The Mycological Collection of Natural History Museum was established in 1895, and with 25.000 specimens it is the largest in Serbia. It includes dried specimens (exicates) of mushrooms and other fungi collected during more than 100 years. The best represented fungi are those growing in Serbia, but the Collection also includes specimens from all over Balkans and many other parts of the world. The fungi collected in XIX century by Velislav Vojinović and Nikola Ranojević were the first specimens in Serbia collected for scientific purposes, and since then the Collection has been continuously enriched with new material. Most specimens, including several species discovered and described for the first time, were collected by Vojteh Lindtner, famous mycologist who worked at the Natural History Museum for many years. This Collection has a large museological and scientific value, not just due to scope and age, but primarily as it represents the central database necessary for studies on presence, diversity, distribution and characteristics of fungi, as well as their threat status.
This collection includes specimens of lichens collected in the area of Balkans, but also Sweden, Kenya and Antarctica from late XIX century until the present day. In order to provide them a permanent conservation, after the treatment lichen specimens are placed into special paper envelopes, of which the Collection includes 9000. Besides the museological, this Collection also has a scientific importance, as it represents the most important reference in studying lichen diversity in Serbia. This fact is supported by science papers based on data from this Collection. It is also essential for the comparative analysis of changes of community and distribution of lichens in time and space.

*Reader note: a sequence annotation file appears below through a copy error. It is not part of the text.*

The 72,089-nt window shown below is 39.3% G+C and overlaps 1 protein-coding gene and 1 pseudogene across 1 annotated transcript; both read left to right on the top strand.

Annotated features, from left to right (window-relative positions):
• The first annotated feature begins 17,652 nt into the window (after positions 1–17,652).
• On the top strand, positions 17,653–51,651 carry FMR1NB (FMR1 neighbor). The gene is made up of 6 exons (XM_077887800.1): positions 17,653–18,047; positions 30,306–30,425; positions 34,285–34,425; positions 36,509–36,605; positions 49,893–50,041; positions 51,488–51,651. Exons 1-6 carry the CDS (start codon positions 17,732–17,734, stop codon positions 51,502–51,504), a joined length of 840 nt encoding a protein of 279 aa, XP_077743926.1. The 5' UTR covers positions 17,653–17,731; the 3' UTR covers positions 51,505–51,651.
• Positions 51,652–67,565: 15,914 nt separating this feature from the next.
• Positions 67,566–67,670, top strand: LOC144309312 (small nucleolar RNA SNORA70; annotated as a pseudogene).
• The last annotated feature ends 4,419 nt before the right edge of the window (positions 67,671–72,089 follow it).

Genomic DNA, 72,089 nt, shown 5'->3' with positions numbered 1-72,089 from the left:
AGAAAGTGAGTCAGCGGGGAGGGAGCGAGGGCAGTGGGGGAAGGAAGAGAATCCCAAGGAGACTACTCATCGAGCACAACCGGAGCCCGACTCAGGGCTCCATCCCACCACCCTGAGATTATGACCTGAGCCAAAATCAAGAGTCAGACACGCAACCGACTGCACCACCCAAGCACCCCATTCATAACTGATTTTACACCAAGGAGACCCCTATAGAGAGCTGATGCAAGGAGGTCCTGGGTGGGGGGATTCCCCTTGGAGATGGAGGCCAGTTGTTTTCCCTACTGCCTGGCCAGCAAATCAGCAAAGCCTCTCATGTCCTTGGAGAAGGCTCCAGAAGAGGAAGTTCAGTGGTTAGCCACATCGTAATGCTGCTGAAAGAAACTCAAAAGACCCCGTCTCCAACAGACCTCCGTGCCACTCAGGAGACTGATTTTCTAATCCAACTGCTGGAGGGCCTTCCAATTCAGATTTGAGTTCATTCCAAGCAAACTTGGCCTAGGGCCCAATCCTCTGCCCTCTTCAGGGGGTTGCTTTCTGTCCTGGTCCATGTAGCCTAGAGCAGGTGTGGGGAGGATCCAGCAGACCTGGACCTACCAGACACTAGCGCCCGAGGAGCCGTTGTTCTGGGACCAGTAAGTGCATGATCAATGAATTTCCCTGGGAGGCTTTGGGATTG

With over half a million specimens, the General herbarium of Balkan Peninsula is one of the richest and most valuable collections in Natural History Museum. It has a rightful name, not only due to the number of specimens collected over more than 100 years, but also due to the important biogeographical area it covers. The establishment of Museum in 1895 is also considered the start of Herbarium, but about 270 specimens originated even earlier. Josif Pančić (1814-1888), the founding father of Serbian botany, started the plant collecting in Serbia about half a century before the establishment of the Museum. One smaller part of that collection, taken from the Great School, was a beginning of what the General Herbarium of Balkan Peninsula represents today. The herbarium specimens testify on richness, diversity, complexity, history and changes in flora of Balkans, while the Herbarium represents one sort of database on plant life of this area. Although each specimen has its own scientific and cultural value, the most precious are the holotypes, as well as the representatives of endemic, relict and rare plants. The Herbarium is a source of information for numerous scientific papers, monographs, catalogues, Masters’ and Doctors’ Theses in the fields of floristics, taxonomy, phytogeography, phytocenology and applied biological sciences. It was the base for preparing the ten-tome edition Flora of SR Serbia (1970-1986) and is particularly important for preparing the new multi-tome expanded edition of Flora of Serbia. The Herbarium maintains its role in field of culture and education through plant specimens being shown at exhibitions with botanic or biological theme.